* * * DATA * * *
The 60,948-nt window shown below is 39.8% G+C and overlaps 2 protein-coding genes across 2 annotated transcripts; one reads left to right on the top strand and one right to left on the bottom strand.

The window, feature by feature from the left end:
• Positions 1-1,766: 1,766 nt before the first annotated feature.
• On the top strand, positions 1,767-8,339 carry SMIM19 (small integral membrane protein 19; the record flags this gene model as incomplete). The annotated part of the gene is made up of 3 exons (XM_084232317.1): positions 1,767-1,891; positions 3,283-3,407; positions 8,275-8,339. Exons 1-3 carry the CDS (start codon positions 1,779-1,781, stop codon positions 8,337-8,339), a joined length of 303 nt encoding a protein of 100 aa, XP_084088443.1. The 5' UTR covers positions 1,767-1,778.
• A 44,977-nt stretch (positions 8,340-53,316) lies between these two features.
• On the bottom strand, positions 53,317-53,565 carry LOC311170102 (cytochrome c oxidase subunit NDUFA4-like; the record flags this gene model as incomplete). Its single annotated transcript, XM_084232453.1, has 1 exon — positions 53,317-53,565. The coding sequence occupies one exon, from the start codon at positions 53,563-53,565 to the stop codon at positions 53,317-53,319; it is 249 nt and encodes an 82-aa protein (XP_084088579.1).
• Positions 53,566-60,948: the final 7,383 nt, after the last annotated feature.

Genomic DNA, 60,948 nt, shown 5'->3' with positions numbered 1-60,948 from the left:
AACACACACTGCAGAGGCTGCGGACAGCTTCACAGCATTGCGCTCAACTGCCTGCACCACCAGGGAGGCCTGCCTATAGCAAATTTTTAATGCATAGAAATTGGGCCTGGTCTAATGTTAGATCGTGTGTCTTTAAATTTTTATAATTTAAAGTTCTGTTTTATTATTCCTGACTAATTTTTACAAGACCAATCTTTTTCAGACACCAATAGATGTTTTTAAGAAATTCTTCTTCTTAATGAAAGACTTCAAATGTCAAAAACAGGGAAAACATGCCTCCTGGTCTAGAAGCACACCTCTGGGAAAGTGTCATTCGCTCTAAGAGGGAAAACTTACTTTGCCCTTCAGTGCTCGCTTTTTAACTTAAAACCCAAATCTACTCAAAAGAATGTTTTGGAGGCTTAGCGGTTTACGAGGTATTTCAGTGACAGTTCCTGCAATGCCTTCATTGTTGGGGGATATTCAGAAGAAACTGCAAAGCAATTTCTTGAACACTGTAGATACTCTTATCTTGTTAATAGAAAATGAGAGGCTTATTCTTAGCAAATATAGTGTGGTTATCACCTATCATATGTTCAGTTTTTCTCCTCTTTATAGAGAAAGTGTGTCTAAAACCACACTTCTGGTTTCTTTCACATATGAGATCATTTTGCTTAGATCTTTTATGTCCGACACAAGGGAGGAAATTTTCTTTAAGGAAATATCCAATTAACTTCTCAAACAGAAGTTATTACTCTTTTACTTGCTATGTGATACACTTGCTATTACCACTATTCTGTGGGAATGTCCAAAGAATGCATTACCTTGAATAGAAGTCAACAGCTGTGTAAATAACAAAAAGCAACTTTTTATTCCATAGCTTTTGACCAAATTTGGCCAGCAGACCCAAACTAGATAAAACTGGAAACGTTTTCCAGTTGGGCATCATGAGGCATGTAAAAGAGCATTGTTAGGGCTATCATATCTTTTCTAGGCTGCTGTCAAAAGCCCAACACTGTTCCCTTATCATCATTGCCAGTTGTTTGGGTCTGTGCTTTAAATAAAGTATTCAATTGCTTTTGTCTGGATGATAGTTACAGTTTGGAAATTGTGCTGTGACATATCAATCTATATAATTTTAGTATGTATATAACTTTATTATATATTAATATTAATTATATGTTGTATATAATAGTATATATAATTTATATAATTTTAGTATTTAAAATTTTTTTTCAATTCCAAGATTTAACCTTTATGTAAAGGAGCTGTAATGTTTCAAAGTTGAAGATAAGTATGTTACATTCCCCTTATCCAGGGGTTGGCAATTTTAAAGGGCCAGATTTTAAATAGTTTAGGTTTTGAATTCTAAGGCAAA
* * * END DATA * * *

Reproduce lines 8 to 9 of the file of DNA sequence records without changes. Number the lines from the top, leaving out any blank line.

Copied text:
Genomic DNA, 60,948 nt, shown 5'->3' with positions numbered 1-60,948 from the left:
AACACACACTGCAGAGGCTGCGGACAGCTTCACAGCATTGCGCTCAACTGCCTGCACCACCAGGGAGGCCTGCCTATAGCAAATTTTTAATGCATAGAAATTGGGCCTGGTCTAATGTTAGATCGTGTGTCTTTAAATTTTTATAATTTAAAGTTCTGTTTTATTATTCCTGACTAATTTTTACAAGACCAATCTTTTTCAGACACCAATAGATGTTTTTAAGAAATTCTTCTTCTTAATGAAAGACTTCAAATGTCAAAAACAGGGAAAACATGCCTCCTGGTCTAGAAGCACACCTCTGGGAAAGTGTCATTCGCTCTAAGAGGGAAAACTTACTTTGCCCTTCAGTGCTCGCTTTTTAACTTAAAACCCAAATCTACTCAAAAGAATGTTTTGGAGGCTTAGCGGTTTACGAGGTATTTCAGTGACAGTTCCTGCAATGCCTTCATTGTTGGGGGATATTCAGAAGAAACTGCAAAGCAATTTCTTGAACACTGTAGATACTCTTATCTTGTTAATAGAAAATGAGAGGCTTATTCTTAGCAAATATAGTGTGGTTATCACCTATCATATGTTCAGTTTTTCTCCTCTTTATAGAGAAAGTGTGTCTAAAACCACACTTCTGGTTTCTTTCACATATGAGATCATTTTGCTTAGATCTTTTATGTCCGACACAAGGGAGGAAATTTTCTTTAAGGAAATATCCAATTAACTTCTCAAACAGAAGTTATTACTCTTTTACTTGCTATGTGATACACTTGCTATTACCACTATTCTGTGGGAATGTCCAAAGAATGCATTACCTTGAATAGAAGTCAACAGCTGTGTAAATAACAAAAAGCAACTTTTTATTCCATAGCTTTTGACCAAATTTGGCCAGCAGACCCAAACTAGATAAAACTGGAAACGTTTTCCAGTTGGGCATCATGAGGCATGTAAAAGAGCATTGTTAGGGCTATCATATCTTTTCTAGGCTGCTGTCAAAAGCCCAACACTGTTCCCTTATCATCATTGCCAGTTGTTTGGGTCTGTGCTTTAAATAAAGTATTCAATTGCTTTTGTCTGGATGATAGTTACAGTTTGGAAATTGTGCTGTGACATATCAATCTATATAATTTTAGTATGTATATAACTTTATTATATATTAATATTAATTATATGTTGTATATAATAGTATATATAATTTATATAATTTTAGTATTTAAAATTTTTTTTCAATTCCAAGATTTAACCTTTATGTAAAGGAGCTGTAATGTTTCAAAGTTGAAGATAAGTATGTTACATTCCCCTTATCCAGGGGTTGGCAATTTTAAAGGGCCAGATTTTAAATAGTTTAGGTTTTGAATTCTAAGGCAAA